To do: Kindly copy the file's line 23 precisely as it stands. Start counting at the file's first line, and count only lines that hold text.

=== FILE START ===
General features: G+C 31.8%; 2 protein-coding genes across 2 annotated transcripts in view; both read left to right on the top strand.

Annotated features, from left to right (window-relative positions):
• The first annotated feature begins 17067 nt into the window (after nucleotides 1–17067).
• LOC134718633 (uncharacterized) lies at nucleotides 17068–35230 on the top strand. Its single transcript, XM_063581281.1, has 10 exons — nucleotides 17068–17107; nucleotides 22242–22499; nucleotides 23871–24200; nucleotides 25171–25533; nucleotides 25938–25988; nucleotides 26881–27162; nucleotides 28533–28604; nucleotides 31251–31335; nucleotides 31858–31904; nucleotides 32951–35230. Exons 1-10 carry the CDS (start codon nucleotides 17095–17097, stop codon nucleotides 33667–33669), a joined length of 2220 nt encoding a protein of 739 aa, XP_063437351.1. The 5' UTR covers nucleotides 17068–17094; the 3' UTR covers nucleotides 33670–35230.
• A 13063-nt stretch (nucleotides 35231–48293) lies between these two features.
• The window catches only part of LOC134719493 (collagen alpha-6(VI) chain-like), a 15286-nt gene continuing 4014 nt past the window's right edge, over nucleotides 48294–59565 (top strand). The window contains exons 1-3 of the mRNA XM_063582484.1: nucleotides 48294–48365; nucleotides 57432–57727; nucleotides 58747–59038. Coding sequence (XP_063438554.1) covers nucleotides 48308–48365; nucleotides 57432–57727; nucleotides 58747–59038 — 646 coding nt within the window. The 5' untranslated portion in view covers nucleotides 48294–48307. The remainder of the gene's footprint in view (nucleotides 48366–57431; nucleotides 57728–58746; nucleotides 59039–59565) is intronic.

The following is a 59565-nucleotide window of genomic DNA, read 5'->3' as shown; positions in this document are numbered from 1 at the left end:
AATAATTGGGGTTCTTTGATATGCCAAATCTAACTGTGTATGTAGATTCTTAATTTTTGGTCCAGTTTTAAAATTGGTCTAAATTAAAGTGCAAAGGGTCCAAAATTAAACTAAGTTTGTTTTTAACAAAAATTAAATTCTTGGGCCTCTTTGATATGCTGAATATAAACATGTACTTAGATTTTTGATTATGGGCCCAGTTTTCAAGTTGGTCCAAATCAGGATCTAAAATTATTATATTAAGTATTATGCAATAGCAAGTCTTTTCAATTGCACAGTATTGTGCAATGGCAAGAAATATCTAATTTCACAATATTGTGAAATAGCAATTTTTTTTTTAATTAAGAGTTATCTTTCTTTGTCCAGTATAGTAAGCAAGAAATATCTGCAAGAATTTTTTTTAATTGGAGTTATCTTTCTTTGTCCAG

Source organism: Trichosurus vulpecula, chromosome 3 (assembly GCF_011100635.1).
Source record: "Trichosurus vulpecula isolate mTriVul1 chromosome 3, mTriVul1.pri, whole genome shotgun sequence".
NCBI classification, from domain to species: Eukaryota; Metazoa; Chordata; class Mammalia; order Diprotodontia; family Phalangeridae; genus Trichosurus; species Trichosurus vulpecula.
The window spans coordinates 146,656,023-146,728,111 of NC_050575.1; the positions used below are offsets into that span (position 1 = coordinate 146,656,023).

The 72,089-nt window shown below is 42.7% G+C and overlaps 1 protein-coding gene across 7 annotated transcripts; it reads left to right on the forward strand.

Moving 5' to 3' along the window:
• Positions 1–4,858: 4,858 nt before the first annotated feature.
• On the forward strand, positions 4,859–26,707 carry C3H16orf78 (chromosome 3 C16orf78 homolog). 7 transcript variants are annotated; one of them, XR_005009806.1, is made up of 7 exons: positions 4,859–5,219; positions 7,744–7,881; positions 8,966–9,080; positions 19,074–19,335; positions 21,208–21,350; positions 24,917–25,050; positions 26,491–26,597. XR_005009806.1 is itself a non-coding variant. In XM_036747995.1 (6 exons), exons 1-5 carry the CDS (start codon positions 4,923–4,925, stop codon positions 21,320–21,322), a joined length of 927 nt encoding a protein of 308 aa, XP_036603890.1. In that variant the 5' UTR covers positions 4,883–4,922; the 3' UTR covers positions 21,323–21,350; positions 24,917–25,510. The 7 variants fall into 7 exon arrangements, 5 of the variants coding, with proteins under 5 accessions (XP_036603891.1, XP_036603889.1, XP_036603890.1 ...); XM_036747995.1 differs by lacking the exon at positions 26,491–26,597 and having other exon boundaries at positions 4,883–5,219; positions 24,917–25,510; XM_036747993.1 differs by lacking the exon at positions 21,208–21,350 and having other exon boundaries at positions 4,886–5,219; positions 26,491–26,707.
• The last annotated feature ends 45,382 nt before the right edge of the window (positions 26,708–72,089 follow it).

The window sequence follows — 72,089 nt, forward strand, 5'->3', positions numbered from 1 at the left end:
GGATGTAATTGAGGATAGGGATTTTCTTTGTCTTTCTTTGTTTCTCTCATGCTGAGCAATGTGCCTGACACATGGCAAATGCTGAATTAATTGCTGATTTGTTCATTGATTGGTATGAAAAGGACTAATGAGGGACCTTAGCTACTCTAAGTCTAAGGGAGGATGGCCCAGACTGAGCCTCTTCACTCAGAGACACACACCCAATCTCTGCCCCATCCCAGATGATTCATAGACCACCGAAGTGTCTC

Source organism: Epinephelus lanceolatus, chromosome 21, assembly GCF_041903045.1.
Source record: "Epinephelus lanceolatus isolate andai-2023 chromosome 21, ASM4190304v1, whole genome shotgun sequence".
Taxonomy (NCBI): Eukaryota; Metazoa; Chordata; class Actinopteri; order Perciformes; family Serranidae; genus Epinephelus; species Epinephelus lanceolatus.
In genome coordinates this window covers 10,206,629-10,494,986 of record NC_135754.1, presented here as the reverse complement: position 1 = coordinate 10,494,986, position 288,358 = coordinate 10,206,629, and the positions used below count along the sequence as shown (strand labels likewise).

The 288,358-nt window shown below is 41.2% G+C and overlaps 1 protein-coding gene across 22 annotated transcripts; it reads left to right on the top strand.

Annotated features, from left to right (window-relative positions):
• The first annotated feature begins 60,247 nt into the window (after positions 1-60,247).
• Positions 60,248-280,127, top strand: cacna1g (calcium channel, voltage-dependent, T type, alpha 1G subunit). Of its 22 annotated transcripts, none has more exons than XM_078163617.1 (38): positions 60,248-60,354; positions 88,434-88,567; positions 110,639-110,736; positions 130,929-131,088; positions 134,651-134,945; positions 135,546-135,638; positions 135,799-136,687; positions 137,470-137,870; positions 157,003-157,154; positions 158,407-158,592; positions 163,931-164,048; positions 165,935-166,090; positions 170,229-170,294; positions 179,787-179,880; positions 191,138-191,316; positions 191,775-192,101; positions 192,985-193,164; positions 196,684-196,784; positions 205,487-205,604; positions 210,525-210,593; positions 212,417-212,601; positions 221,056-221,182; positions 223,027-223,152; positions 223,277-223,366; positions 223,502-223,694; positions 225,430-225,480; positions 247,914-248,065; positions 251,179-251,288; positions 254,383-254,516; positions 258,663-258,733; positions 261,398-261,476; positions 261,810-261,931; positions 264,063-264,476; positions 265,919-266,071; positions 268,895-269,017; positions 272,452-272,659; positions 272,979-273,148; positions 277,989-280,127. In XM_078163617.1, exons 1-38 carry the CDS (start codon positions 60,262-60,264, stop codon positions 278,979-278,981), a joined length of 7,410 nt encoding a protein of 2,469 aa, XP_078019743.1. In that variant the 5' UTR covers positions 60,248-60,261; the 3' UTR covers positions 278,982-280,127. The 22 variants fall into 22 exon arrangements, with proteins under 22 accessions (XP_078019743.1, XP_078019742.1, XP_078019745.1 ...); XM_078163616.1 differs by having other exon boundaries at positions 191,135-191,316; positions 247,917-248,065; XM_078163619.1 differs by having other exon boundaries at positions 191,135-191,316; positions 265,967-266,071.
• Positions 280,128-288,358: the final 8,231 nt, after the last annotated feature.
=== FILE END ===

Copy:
In genome coordinates this window covers 10,206,629-10,494,986 of record NC_135754.1, presented here as the reverse complement: position 1 = coordinate 10,494,986, position 288,358 = coordinate 10,206,629, and the positions used below count along the sequence as shown (strand labels likewise).